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National Gazetteer (1868) - Aldbourne

"ALDBOURN, a parish in the hundred of Selkey, in the county of Wilts, 7 miles to the N. W. of Hungerford. It contains the tythings of Upham and Preston, and is situated in a pleasant valley near the Great Western railway. It was at one time a market town, but has ceased to be such for nearly 150 years. Seymour, Duke of Somerset, had a royal chase here, which was granted him by Henry VIII., and which, after being long a rabbit warren, is now enclosed and brought under cultivation. A skirmish took place in this parish during the civil war in the reign of Charles I. John of Gaunt had a hunting seat here, of which a part is thought still to remain in one portion of the present vicarage house. An ancient British camp has left some traces near Pierces Lodge, a farm-horse here. The land in the district is fertile. The population has been decreasing, and the fustian manufacture, once important, has greatly declined. The living is a vicarage* in the diocese of Salisbury, value £367, in the patronage of the bishop. The church, ancient and partly Norman, is dedicated to St. Michael. It contains a monumental brass of 1508. The Wesleyans have a chapel here."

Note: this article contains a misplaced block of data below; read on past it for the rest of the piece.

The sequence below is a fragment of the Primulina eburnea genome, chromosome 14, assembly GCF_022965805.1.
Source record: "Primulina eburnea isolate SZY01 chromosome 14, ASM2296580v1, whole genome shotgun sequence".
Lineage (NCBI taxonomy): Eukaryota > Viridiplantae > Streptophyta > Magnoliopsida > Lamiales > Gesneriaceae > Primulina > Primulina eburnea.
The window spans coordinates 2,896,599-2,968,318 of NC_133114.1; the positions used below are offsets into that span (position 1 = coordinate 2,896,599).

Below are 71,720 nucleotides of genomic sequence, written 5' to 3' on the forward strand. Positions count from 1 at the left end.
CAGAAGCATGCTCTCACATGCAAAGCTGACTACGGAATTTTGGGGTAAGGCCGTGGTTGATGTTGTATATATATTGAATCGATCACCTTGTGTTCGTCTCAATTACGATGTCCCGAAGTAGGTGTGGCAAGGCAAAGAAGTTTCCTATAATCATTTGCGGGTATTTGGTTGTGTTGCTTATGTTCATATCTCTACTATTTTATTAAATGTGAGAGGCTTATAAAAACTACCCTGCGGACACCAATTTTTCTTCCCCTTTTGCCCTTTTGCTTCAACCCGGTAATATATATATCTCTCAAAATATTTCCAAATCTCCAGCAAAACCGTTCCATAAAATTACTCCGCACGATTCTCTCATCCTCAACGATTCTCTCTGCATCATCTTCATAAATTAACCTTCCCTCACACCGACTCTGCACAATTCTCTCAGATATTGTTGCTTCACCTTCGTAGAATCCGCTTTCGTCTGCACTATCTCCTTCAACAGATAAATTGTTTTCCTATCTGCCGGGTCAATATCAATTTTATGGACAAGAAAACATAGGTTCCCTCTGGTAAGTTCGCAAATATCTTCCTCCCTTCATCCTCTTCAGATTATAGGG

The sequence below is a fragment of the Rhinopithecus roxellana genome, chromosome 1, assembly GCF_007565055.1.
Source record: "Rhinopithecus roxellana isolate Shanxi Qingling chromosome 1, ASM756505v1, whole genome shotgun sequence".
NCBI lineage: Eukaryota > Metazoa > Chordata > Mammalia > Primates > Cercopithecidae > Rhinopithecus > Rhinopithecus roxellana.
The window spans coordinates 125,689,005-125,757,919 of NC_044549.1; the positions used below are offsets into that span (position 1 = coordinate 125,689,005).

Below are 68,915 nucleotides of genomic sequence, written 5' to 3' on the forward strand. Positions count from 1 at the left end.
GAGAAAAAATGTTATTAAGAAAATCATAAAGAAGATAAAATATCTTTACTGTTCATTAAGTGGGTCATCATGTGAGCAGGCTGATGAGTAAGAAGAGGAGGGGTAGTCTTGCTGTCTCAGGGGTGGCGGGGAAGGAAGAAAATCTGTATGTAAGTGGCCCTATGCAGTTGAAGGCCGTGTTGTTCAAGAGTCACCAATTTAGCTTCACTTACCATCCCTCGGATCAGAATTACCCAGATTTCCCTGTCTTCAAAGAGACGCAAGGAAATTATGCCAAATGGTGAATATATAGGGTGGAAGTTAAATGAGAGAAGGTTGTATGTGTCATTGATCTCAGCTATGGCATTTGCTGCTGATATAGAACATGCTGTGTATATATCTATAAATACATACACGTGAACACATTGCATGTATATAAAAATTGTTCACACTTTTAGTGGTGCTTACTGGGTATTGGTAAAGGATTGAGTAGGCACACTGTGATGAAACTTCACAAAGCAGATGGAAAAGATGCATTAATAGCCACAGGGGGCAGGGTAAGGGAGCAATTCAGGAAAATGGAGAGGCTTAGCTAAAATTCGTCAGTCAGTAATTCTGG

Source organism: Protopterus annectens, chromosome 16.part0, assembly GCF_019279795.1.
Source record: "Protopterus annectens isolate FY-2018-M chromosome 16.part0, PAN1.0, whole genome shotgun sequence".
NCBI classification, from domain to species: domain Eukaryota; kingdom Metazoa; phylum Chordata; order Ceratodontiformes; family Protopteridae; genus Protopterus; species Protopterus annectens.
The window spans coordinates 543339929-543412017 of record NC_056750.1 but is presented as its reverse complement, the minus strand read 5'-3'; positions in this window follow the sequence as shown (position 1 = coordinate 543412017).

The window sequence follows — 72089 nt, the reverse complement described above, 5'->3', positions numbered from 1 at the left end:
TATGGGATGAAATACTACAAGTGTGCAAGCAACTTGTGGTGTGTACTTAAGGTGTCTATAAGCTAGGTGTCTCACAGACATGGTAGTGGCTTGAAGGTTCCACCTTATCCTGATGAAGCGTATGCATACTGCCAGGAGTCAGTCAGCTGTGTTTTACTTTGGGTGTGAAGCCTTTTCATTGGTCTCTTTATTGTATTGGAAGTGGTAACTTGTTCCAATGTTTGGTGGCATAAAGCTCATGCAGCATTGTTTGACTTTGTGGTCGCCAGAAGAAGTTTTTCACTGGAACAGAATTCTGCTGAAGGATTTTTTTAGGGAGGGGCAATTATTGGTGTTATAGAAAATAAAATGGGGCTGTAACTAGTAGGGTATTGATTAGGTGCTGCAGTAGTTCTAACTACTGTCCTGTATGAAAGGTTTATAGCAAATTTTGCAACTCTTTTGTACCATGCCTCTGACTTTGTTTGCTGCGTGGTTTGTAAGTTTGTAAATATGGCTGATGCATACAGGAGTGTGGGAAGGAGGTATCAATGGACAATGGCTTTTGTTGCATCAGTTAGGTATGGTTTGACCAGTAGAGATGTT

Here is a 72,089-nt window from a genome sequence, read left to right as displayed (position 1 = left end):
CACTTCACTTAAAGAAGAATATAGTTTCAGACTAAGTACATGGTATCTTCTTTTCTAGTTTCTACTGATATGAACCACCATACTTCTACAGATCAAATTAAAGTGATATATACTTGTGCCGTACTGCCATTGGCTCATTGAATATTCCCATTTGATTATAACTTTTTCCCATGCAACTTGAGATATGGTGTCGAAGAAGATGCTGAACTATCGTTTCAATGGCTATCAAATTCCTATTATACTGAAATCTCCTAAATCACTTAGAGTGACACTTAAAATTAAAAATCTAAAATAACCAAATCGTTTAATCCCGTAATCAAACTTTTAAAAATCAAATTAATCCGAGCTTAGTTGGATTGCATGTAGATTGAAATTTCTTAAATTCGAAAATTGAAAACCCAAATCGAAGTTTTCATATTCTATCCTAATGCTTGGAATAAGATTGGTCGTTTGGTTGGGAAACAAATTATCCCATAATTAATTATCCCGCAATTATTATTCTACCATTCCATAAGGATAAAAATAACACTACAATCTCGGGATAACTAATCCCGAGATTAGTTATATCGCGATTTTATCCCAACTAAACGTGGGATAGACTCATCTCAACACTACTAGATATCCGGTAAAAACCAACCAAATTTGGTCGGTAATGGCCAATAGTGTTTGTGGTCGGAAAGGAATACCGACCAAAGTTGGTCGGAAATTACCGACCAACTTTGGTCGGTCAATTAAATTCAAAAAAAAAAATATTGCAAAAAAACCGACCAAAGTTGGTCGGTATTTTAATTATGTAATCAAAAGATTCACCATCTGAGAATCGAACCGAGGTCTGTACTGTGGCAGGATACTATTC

"PRESTON, a tything in the parish of Aldbourn, county Wilts, 5 miles N.W. of Hungerford."

"UPHAM, (UPPER and LOWER) tythings in the parish of Aldbourn, county Wilts, 5 miles N.E. of Marlborough."

[Description(s) from The National Gazetteer of Great Britain and Ireland (1868) - Transcribed by Colin Hinson ©2003]